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  • Writer's pictureInga Bentley

Strength, Courage and Hope: #MyPostpartum

By Megan Nazaret

To have another baby or not to have another baby. That is the question. This decision can be hard for all parents, but for moms who’ve experienced perinatal mood and anxiety disorders (PMADs), it can be terrifying. After suffering from severe postpartum depression and anxiety following the birth of my first son, Adrian, I took the possibility of more children off the table. Any lingering baby-fever was locked in a mental box marked “never open.” Two years later, when my heart started yearning for another baby, my brain railed against the urge. Although I was in healthy mental state, I feared anything that might bring back my PPD and PPA.

Nine years ago, as a new mom-to-be, I had high expectations for myself and what life would be like as a parent. Immediately after Adrian was born, I knew something wasn’t right. Instead of that post-birth feeling of euphoria, love, and joy that I expected, I felt dead inside. As time went on, that numbness was replaced by fear, hopelessness, and despair.

I felt incapable of doing the one job I had to do: mother my son.

Following a diagnosis of postpartum depression and anxiety, I started medications and talk therapy, but my condition continued to worsen. Dosages were increased; medications were switched out; more therapy sessions were added to my schedule; even Electroconvulsive Therapy was attempted. It wasn’t working. My mental health deteriorated further. There were periods of intense suicidal ideation that at times became irresistible. My husband hid all knives and sharp objects in the house. Medications were locked in a safe and dosed out daily. I knew that if I somehow survived this illness, I could never risk putting myself or my family through it again.

Megan and Adrian when she was still making her way through her PMAD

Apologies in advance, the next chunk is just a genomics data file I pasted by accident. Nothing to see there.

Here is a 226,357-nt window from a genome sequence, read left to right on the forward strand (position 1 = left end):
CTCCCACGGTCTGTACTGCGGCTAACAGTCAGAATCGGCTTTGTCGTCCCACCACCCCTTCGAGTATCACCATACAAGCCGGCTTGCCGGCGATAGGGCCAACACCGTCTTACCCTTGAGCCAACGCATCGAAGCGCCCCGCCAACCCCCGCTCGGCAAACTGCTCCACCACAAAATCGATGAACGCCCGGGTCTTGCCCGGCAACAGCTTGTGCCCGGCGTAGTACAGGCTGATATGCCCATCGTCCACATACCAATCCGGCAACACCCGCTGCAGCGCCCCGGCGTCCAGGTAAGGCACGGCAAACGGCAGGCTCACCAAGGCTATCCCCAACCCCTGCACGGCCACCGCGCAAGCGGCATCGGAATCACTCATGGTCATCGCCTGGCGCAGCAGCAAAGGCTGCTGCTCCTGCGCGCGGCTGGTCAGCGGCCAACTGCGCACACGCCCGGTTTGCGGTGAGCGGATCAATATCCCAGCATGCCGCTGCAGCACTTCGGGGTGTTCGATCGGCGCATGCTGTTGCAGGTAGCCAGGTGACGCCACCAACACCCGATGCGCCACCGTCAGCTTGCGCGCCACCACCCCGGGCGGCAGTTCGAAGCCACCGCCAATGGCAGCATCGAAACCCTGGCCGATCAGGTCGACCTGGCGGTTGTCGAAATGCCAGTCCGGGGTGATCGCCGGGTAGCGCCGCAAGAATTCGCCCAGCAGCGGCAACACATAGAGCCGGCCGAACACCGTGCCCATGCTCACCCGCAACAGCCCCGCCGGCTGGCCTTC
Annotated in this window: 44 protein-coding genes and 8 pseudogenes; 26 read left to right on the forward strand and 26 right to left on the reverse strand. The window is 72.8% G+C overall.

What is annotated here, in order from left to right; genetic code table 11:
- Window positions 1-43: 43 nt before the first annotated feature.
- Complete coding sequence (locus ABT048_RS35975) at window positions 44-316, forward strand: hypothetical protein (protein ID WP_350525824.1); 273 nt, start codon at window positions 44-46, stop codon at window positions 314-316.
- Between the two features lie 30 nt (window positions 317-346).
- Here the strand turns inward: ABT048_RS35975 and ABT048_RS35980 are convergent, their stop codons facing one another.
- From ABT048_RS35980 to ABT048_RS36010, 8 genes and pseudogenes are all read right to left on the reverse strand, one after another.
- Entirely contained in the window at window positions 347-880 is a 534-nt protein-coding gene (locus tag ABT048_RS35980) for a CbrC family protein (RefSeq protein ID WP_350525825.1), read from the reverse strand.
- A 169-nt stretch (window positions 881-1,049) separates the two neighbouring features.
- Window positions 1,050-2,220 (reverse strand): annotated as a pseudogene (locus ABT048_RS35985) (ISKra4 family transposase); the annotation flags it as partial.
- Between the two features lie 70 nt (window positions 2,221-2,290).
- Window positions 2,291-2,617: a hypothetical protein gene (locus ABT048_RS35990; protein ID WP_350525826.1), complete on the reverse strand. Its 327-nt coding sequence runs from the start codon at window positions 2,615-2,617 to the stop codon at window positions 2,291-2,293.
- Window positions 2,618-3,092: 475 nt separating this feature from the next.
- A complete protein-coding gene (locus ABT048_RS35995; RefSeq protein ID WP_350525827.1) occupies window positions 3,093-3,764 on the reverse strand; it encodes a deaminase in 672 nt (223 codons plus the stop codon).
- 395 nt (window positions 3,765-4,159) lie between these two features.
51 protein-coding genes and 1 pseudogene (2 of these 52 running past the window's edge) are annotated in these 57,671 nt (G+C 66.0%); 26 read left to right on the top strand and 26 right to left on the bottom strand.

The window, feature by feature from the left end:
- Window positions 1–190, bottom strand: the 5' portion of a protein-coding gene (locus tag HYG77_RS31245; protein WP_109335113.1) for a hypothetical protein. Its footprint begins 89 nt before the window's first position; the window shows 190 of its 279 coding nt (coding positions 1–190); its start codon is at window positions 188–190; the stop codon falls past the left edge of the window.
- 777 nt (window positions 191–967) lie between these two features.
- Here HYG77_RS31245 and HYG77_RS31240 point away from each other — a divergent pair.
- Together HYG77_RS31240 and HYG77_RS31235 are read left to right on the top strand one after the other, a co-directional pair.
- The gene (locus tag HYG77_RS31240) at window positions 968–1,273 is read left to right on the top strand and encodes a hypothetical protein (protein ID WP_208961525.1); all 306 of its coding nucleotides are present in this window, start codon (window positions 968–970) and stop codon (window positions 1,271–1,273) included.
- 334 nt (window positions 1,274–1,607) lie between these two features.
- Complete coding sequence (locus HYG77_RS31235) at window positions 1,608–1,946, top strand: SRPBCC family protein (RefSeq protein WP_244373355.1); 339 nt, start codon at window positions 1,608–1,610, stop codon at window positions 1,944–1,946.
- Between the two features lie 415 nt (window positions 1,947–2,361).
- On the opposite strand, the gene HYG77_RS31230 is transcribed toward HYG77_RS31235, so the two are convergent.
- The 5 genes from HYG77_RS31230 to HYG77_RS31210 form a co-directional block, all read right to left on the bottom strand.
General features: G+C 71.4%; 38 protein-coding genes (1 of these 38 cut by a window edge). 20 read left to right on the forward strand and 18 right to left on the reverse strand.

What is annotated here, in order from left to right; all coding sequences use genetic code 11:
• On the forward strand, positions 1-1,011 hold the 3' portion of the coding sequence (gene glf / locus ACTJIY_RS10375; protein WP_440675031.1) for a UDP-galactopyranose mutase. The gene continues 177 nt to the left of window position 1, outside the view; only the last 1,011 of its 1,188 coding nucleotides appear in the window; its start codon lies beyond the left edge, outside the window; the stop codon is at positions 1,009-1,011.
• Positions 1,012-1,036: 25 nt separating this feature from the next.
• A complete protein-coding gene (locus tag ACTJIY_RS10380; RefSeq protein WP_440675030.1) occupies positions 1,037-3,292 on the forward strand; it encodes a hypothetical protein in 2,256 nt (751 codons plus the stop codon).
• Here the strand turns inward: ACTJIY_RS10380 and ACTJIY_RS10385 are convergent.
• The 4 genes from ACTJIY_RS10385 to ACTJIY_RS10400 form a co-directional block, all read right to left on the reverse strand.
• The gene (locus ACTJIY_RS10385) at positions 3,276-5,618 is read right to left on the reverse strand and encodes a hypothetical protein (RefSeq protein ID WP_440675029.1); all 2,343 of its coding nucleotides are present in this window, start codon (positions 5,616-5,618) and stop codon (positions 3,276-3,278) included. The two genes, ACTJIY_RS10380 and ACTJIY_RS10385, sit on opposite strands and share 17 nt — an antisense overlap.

Eventually I found Dialectical Behavioral Therapy which, along with the right mix of medications, saved my life. After reaching a state of recovery, the decision to stop at one child still felt good. Knowing that the risk of PMADs is higher after the first episode, I felt no need to rock the boat. Still the unwelcomed yearning in my heart for another child persisted. After weeks of attempting to ignore it, I mentioned it to my husband, expecting him to think I was crazy. Instead, he loved the idea! He said we were ready and could handle whatever came our way. I was surprised again when my therapist said he agreed; that my new skills would help me cope through the postpartum period in a much healthier way. My mom’s reaction was the same. I was shocked. Why weren’t these people, who saw firsthand how bad it was, trying to talk me out of this? I know now that it’s because they believed in me, even if I didn’t fully believe in myself yet.

On a sleepless night while wrestling with the big decision, I made a three-page pros and cons list of having another baby. Reading over the list brought on a mental clarity. All the cons could be problem-solved. They were scary, but I was not about to let fear stand in the way of something my heart truly wanted. The pros made it obvious: baby #2 would never feel like a mistake and would be worth it. Three months later, I was pregnant (thank you IVF and frozen embryos!). The prenatal period was spent working with my therapist, psychiatrist, and support people to cope ahead and prepare a comprehensive postpartum plan, focused on my mental health. The fear was still there, though not as intense, and it felt like a natural human reaction given the stakes.

“With Wilbur, we headed out into public right away (pre-pandemic), I breastfed him everywhere without a cover and was so relaxed that I enjoyed myself!”

My second postpartum experience was immediately different. There are tears in my eyes as I write these words and recall the joy of holding my second son, Wilbur, for the first time. I didn’t want to put him down; it felt magical, special, and wonderful. Reality still settled in after returning home from the hospital. Hormones fluctuated, sleep deprivation took its toll, changes in our family dynamics were difficult and frustrating at times. But it all felt relatively “normal.” There were times that I needed to use coping skills through anxiety attacks. Postpartum depression did return but it was mild and quickly addressed with a medication adjustment, therapy, and leaning on my support people. It was hard AND it was worth it. Thinking back, I believe that Adrian taught me strength and courage while Wilbur taught me hope. I will always be grateful to both of them.

Megan’s Family today

Want to hear Megan speak about her experience? She shared at Listen to Your Mother in 2016. Watch now!

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